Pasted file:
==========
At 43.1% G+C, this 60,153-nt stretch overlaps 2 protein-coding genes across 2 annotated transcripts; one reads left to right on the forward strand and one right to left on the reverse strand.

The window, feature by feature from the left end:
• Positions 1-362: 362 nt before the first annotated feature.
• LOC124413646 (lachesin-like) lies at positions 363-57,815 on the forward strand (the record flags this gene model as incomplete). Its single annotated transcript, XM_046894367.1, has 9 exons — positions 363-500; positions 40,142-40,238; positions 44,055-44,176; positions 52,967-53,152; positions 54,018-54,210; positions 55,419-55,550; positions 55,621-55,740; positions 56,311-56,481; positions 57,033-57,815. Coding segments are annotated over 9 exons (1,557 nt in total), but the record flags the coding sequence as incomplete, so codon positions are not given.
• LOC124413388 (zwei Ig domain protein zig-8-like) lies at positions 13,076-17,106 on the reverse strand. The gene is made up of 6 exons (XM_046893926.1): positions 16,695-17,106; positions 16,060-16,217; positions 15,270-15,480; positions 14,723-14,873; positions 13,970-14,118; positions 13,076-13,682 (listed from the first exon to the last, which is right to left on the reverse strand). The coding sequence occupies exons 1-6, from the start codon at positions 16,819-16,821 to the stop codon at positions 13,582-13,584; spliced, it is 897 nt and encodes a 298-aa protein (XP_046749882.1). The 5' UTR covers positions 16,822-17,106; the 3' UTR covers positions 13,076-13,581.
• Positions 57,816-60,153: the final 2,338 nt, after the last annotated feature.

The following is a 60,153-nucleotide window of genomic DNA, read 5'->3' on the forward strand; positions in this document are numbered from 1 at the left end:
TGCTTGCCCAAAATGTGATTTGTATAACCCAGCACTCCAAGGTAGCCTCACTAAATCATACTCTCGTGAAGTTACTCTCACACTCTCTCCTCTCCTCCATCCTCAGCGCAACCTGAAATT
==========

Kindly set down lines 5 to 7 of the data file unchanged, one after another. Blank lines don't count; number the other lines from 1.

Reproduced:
• LOC124413388 (zwei Ig domain protein zig-8-like) lies at positions 13,076-17,106 on the reverse strand. The gene is made up of 6 exons (XM_046893926.1): positions 16,695-17,106; positions 16,060-16,217; positions 15,270-15,480; positions 14,723-14,873; positions 13,970-14,118; positions 13,076-13,682 (listed from the first exon to the last, which is right to left on the reverse strand). The coding sequence occupies exons 1-6, from the start codon at positions 16,819-16,821 to the stop codon at positions 13,582-13,584; spliced, it is 897 nt and encodes a 298-aa protein (XP_046749882.1). The 5' UTR covers positions 16,822-17,106; the 3' UTR covers positions 13,076-13,581.
• Positions 57,816-60,153: the final 2,338 nt, after the last annotated feature.

The following is a 60,153-nucleotide window of genomic DNA, read 5'->3' on the forward strand; positions in this document are numbered from 1 at the left end: